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COMOROS, Landmine Monitor Report 1999


Comoros has not signed the Mine Ban Treaty. Possible reasons include the rolling political-factional crisis which has engulfed the islands’ administration since the early 1990s.[1] French defense specialists suspect that non-signature could signal the existence of mine stocks which the Comoran defence establishment would prefer to keep secret.[2] However, the Comoran chief government spokesperson, Ali Msaidie, said that signature and ratification of the treaty are under consideration, and that the question was formally placed on the government’s agenda in March 1999.[3] The government took office at the start of 1999. Msaidie also stated categorically that Comoros possesses no stocks of mines of any kind. Comoros is not known to have produced or exported AP mines. Despite a history of military coups, mercenaries appear not to have used landmines in their attempts to take or defend the islands. French forces stationed there appear not to have deployed the weapons either.[4]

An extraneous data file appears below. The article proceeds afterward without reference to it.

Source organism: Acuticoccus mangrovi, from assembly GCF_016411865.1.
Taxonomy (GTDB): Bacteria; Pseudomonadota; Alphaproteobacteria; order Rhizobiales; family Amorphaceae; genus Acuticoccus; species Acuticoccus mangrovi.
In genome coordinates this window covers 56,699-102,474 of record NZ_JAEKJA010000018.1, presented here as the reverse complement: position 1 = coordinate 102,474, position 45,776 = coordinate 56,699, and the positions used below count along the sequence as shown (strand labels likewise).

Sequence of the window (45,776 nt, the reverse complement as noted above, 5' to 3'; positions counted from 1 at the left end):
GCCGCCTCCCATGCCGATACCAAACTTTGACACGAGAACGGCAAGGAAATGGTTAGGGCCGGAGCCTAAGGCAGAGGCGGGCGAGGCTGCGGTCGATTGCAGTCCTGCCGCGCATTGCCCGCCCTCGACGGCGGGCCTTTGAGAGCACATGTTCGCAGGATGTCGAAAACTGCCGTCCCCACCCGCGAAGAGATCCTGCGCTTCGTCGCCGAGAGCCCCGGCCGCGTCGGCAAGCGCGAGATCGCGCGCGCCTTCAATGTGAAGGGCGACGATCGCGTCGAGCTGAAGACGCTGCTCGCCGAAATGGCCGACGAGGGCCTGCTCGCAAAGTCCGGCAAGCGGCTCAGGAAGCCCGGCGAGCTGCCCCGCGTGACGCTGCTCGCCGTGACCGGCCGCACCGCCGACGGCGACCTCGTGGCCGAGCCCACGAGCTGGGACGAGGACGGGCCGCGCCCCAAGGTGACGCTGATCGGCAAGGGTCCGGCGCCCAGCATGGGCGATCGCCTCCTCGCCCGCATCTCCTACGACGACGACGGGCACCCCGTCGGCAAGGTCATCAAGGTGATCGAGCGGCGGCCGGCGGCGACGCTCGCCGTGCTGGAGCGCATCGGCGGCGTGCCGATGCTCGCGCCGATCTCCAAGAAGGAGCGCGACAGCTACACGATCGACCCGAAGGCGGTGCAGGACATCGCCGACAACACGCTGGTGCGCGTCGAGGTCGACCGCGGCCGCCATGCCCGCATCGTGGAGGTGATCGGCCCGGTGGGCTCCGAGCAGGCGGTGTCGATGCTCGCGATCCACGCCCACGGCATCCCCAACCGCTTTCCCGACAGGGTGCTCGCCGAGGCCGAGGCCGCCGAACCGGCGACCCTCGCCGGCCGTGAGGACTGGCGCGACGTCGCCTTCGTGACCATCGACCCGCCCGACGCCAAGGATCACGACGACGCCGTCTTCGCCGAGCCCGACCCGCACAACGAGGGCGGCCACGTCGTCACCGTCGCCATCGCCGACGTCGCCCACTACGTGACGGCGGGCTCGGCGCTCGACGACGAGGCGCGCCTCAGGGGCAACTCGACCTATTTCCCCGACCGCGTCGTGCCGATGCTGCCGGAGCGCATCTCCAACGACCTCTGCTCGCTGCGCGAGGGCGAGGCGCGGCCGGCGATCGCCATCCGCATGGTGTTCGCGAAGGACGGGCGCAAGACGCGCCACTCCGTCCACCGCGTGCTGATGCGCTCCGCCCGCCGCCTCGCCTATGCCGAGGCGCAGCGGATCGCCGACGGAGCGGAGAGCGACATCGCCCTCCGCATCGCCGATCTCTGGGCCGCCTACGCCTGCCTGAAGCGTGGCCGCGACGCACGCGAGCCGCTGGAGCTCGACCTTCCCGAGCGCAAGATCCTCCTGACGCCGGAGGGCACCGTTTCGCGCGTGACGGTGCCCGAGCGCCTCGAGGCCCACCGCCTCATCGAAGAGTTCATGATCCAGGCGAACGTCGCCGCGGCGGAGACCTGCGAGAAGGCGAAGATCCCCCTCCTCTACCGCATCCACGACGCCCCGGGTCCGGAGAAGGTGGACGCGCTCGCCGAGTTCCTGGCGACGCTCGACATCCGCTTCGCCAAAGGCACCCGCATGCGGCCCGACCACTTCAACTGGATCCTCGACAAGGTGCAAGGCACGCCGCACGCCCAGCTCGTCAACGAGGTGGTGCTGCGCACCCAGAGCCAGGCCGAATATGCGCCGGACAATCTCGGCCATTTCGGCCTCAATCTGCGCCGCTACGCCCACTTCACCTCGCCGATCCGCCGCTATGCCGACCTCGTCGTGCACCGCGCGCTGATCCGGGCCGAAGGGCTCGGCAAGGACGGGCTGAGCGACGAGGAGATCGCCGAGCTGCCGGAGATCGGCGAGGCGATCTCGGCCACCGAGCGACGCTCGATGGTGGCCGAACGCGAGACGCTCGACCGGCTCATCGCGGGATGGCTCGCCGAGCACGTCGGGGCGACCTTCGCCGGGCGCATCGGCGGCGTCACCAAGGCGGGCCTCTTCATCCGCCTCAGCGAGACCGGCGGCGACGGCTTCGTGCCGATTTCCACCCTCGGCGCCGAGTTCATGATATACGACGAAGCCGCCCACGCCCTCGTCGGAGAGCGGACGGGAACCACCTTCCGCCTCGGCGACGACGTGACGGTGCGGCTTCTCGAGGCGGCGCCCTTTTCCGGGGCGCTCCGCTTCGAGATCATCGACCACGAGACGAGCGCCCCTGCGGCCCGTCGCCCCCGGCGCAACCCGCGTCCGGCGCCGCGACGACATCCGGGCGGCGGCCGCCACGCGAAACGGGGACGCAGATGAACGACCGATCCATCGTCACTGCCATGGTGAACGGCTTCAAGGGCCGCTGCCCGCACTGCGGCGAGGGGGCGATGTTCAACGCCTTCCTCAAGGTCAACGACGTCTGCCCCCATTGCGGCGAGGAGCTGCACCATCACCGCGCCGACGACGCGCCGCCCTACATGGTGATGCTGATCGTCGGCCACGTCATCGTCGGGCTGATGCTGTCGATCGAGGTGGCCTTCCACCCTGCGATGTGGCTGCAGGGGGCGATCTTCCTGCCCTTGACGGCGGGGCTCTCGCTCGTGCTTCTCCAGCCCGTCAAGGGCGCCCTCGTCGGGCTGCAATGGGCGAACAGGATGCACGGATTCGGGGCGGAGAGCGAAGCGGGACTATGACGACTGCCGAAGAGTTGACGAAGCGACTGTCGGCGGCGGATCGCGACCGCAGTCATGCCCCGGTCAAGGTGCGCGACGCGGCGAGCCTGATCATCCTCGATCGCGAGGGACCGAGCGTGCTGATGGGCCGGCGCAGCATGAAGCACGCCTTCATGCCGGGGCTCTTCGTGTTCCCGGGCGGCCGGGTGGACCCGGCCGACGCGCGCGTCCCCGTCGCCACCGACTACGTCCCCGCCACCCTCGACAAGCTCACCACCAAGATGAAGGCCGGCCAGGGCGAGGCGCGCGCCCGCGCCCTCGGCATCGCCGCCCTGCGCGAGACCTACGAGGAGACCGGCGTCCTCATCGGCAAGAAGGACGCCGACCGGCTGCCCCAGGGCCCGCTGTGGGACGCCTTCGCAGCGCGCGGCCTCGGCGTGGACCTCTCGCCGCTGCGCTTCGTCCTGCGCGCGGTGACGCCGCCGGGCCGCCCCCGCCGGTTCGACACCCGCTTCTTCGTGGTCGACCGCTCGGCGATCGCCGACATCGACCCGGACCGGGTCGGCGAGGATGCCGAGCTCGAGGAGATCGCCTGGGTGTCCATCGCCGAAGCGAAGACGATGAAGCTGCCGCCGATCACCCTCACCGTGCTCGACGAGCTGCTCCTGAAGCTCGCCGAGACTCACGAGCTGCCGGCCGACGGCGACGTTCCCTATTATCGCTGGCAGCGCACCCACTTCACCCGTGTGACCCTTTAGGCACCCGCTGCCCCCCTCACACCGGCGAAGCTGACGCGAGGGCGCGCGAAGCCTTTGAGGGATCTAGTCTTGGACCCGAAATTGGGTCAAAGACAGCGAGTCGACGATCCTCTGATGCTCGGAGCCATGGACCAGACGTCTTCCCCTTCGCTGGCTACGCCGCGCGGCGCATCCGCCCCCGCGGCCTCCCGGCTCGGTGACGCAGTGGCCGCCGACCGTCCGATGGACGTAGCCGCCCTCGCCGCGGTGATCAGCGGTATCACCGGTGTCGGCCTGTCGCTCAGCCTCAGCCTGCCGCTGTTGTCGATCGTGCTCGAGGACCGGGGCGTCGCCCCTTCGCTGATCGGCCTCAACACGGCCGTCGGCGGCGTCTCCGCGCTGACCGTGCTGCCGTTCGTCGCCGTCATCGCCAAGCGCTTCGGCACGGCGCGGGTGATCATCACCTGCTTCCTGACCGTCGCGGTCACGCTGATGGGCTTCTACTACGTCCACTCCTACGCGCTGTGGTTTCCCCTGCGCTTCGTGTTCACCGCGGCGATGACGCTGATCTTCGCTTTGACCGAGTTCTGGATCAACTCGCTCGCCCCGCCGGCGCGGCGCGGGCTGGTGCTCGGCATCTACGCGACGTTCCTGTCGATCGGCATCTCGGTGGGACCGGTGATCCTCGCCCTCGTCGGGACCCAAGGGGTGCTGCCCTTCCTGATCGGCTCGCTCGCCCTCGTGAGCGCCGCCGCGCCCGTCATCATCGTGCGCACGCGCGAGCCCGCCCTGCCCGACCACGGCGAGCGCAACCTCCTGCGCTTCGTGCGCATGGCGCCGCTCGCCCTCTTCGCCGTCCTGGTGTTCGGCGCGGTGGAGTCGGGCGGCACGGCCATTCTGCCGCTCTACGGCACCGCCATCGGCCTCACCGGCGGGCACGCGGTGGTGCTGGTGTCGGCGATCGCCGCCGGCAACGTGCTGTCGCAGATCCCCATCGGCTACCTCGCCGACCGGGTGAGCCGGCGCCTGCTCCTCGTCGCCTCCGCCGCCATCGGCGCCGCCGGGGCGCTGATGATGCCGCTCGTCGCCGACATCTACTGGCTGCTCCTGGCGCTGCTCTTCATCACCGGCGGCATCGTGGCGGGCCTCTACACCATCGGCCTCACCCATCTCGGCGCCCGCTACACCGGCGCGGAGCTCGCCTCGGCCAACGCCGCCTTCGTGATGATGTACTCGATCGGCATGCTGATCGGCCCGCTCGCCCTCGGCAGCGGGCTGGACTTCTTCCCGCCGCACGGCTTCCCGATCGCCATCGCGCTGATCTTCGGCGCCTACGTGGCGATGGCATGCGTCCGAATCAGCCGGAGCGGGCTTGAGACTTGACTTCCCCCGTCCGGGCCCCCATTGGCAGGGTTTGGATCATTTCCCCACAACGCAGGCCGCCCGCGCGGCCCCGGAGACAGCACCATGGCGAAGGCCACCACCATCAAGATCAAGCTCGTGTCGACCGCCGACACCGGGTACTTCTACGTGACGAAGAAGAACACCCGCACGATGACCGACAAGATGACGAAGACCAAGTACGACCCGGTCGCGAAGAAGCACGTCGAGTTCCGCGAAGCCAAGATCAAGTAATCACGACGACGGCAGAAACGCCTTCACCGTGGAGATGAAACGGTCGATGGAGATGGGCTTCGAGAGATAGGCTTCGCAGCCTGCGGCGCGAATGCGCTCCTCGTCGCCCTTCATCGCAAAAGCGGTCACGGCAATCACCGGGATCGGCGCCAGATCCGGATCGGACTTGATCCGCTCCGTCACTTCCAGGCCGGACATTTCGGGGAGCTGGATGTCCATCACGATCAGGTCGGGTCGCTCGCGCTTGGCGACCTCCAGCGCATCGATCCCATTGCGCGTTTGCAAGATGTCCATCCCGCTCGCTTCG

Local journalists report that on Anjouan, landmines belonging to a construction company were stolen in recent weeks from an army barracks where they had been placed for safekeeping.[5] The theft is believed to have been the work of supporters of Foundi Ibrahim Abdallah, one of the two rival separatist leaders on the island.


[1]Interview, Ahmed Rajab, editor, Africa Analysis, London, 25 March 1999.

[2]Interview, defence analyst, Centre d’Analyse et Prévision, Paris, 29 March 1999.

[3]Telephone interview, Ali Msaidie, chief government spokesperson, Islamic Federal Republic of Comoros, Moroni, 1 April 1999.

[4]Interview, French security officer, Paris, 29 March 1999.

[5]Comoran journalist, interviewed by Ahmed Rajab, London, 1 April 1999. See also “Comoros: The ‘dinosaurs’ carp at recovery,” Africa Analysis, (London), no. 318, 19 March 1999, p.4.